Les Templiers, at 12 quai de Amirauté, is the most famous café in Collioure (it's also a restaurant and hotel). Customers have included Dalí, Dufy, Maillol, Matisse and Picasso, and many paid with their works, which is why there are 2,500 hanging on the walls. Not to be missed. With over 60 restaurants Collioure boasts many gems like this - you need never eat in the same restaurant twice. As to shops, you'll find anchovies and all kinds of other local products as well as clothes and, of course, art. Market days are Wednesdays and Sundays.
Above all, Collioure is associated with art and especially the group known as the Fauves. It was Matisse who, looking for a cheap place to live and paint, arrived in Collioure in 1905. Dazzled by the light and the colours he summoned his friend Derain and the two set to work, using bold colours straight from the tube. As a result, the critic Louis Vauxcelles called them 'les fauves' or 'the wild beasts'. Soon, others followed to Collioure including Dufy, Marquet, Picasso and Signac. Today Collioure has around 40 galleries as well as a Museum of Modern Art.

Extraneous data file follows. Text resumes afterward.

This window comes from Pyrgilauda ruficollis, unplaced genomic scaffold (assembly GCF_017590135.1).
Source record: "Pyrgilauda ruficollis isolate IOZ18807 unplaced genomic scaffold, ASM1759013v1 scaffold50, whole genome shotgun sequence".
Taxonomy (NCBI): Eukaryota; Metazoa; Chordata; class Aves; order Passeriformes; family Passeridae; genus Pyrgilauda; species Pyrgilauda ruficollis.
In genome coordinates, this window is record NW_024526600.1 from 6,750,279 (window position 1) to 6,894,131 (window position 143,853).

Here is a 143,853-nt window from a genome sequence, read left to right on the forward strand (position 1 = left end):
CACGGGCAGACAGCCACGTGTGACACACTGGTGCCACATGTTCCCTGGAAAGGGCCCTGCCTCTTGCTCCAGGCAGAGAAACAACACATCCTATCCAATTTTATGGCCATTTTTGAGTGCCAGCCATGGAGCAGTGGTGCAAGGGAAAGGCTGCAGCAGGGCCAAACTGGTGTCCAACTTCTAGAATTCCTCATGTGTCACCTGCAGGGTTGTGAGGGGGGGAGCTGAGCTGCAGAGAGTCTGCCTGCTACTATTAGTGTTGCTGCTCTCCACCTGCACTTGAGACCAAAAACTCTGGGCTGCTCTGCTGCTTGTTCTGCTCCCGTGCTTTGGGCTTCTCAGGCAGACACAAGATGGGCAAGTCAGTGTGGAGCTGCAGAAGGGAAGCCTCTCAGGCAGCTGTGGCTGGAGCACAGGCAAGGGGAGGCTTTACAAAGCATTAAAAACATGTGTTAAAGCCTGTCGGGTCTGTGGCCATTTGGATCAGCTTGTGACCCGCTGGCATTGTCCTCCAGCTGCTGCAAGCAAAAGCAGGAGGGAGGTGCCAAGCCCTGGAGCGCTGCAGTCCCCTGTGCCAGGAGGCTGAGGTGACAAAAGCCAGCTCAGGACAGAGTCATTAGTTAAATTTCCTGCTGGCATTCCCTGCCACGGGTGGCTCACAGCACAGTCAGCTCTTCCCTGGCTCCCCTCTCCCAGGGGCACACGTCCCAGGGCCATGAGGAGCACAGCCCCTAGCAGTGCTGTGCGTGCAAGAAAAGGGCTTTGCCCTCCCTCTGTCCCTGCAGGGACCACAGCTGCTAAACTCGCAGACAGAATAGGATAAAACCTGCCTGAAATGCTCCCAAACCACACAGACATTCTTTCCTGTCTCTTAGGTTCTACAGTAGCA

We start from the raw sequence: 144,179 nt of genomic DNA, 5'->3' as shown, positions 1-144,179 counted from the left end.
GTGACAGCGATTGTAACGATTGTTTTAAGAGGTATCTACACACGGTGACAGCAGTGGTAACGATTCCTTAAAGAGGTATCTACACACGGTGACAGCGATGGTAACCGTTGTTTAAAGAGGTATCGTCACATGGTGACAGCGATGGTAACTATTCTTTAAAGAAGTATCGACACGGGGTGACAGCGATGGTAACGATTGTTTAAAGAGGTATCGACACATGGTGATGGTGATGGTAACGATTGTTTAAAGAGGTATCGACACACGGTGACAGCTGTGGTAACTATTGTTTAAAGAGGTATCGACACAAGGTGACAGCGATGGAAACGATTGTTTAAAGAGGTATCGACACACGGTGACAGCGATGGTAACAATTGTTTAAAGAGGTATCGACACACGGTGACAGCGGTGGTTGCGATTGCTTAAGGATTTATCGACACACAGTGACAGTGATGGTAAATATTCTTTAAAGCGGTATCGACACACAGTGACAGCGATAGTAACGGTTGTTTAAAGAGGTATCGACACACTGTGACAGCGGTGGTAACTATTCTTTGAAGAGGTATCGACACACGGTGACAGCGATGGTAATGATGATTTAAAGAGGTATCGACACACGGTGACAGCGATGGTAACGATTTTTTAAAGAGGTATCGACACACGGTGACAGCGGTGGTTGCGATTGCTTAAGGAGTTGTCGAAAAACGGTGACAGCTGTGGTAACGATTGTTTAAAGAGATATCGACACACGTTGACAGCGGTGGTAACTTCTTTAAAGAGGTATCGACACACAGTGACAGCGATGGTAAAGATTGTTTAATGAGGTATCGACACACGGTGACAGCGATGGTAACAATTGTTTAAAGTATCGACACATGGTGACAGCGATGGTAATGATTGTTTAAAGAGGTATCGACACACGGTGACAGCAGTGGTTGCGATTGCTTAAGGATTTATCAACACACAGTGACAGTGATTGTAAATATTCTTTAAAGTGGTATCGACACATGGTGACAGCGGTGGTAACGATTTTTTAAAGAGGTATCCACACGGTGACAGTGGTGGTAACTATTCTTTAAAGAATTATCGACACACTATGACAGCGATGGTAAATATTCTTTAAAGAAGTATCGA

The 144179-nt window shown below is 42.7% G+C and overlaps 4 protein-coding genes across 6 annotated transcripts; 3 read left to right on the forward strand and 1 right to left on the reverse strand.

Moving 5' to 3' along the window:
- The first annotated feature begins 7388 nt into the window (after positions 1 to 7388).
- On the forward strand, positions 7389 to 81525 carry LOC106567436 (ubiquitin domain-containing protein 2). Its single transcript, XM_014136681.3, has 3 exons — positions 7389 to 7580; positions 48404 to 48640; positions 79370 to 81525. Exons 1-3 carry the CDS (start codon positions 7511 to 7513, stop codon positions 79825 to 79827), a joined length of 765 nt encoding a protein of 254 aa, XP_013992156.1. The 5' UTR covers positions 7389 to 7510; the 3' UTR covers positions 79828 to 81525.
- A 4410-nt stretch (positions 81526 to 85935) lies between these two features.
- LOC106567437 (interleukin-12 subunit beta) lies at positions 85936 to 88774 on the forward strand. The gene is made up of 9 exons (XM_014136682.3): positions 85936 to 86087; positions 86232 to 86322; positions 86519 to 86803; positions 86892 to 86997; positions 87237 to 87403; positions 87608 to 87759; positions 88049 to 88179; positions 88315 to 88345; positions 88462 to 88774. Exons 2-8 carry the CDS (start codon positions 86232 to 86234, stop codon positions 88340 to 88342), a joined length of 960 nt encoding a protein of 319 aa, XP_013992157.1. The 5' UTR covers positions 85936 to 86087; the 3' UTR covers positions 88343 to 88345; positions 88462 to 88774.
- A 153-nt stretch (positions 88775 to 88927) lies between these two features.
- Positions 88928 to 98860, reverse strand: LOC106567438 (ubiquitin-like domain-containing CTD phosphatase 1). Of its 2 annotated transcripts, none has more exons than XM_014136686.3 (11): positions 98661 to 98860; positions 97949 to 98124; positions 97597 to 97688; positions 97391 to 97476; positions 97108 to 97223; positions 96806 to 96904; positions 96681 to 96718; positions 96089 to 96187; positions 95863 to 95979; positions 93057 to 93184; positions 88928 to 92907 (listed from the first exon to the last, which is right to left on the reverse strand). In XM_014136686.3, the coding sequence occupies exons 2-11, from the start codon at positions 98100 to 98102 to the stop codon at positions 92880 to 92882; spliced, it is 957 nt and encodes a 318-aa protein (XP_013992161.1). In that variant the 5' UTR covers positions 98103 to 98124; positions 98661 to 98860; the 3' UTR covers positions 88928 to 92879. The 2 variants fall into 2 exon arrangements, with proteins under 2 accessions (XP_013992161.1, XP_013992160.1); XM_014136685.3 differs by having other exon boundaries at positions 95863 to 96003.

The history of Collioure is a long one and it was already a strategic settlement in Visigothic times. A tremendous amount has been preserved, including the impressive Château Royal, the famous medieval 'clocher' of the church of Notre Dame des Anges, originally a lighthouse, and the Fort Saint Elme. But most of all, you'll enjoy wandering the little alleyways of the old quarter with their brightly-painted cottages and boutiques - traditionally the fishermen would use whatever paint they had left over from their boats.
Studio des anges